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Cleaning Up After Your Dog: Welcome To Adulthood

It would seem, on the face of it, to be another one of those cardinal sign posts of adulthood: cleaning up after your dog. After all, it’s the...

It would seem, on the face of it, to be another one of those cardinal sign posts of adulthood: cleaning up after your dog.

After all, it’s the very first thing we teach our kids when we give them a pet, isn’t it?

“Now, honey. If you want to have a pet, you need to learn to be responsible for it. You need to walk it. You need to feed it. You need to clean up after it.” Right?

So why is that basic lesson seemingly lost on so many adults?

Or maybe it’s just here in London where I live. As I ranted a few weeks back upon returning from the pristine, dog-poop free streets of Berlin, many Brits just don’t seem to get the whole dog mess thing.

A few statistics to back that claim up. According to Keep Britain Tidy, in 2008 the UK dog population was estimated to be 7.3 million, with dogs producing approximately 1,000 tonnes of excrement each day. In a recent survey of over 19,000 sites, dog fouling was present in over 8% of these sites. The highest level of dog fouling can be found in areas where people actually live.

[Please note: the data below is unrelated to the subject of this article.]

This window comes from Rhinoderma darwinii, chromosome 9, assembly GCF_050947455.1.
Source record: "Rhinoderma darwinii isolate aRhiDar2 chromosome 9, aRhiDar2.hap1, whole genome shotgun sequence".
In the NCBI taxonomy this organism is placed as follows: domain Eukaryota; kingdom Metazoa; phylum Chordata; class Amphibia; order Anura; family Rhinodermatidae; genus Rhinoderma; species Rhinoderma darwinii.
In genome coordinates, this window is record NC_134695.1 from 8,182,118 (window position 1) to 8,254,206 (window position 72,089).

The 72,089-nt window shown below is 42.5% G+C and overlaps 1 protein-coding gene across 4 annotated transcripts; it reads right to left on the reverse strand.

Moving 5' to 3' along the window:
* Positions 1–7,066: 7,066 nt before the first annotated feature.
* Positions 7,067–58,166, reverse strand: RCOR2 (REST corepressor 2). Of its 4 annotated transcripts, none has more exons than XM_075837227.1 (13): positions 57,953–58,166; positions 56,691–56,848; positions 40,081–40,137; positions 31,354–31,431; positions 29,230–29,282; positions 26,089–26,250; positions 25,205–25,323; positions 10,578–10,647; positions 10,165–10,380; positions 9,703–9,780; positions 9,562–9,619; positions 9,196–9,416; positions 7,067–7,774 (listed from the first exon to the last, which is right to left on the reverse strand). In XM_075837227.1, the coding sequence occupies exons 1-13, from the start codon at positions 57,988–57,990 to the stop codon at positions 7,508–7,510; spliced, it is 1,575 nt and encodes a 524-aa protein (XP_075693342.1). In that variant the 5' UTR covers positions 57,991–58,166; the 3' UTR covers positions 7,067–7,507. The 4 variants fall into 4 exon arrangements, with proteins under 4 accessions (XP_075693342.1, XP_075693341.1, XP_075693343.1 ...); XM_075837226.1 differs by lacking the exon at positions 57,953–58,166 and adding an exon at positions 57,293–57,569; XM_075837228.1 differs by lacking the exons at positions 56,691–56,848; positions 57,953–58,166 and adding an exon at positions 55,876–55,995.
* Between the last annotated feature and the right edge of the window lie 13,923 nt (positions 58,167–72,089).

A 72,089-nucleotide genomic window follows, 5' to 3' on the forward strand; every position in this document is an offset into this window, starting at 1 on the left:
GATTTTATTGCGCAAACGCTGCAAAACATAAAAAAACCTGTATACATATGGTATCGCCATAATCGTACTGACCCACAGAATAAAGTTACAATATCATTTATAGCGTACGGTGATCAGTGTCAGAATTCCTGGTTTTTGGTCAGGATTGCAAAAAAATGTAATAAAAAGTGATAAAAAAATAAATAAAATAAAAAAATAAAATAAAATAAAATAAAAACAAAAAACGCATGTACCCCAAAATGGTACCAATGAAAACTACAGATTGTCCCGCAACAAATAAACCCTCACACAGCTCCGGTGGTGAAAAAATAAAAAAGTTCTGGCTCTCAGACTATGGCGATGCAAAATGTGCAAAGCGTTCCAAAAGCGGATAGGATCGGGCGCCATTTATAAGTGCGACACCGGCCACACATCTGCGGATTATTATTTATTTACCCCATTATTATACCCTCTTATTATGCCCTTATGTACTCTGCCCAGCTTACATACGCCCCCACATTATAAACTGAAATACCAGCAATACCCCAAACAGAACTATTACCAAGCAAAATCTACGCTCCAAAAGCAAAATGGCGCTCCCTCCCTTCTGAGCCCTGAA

It’s not because there aren’t plenty of signs around telling you to clean up after your dog. There’s even a 50 pound ($75) fine for not doing so, which can go as high as 1000 pounds ($1500) if you need to go to court.

But how do you enforce that penalty, short of cycling around Hampstead Heath and chastising random strangers when they let their dog crap all over the place? (Trust me: I’ve tried it. One lady responded “Oh, I didn’t see it.” Um….excuse me, lady, but isn’t that precisely *why* we take our dogs out in the first place?)

Please know that this is not an anti-pet rant on my part. (I’ve actually grown more fond of pets lately, at least cats, ever since that crazy lady up in Coventry casually tossed one in a bin.)

This just seems like a matter of civility and community…not to mention public health. (Read this charming little explanation of all the lovely diseases you can get from dog poop, even long after it has disintegrated.)

But unfortunately, it does rely on establishing a set of norms around this practice, and I’m just not sure how one goes about inculcating a culture of cleaning up dog mess.

In my old house, I lived in what’s known as a Mews, which is somewhat akin to a courtyard. Every day for a two month period, some person (not one of us) was apparently getting up really early in the morning, taking their dog for a walk, letting it poo right in front of our Mews and then leaving it there. The amazing thing about this little period in our lives was that the dog did his business in *the very same spot* – literally – every day. For two months. It was absolutely outrageous.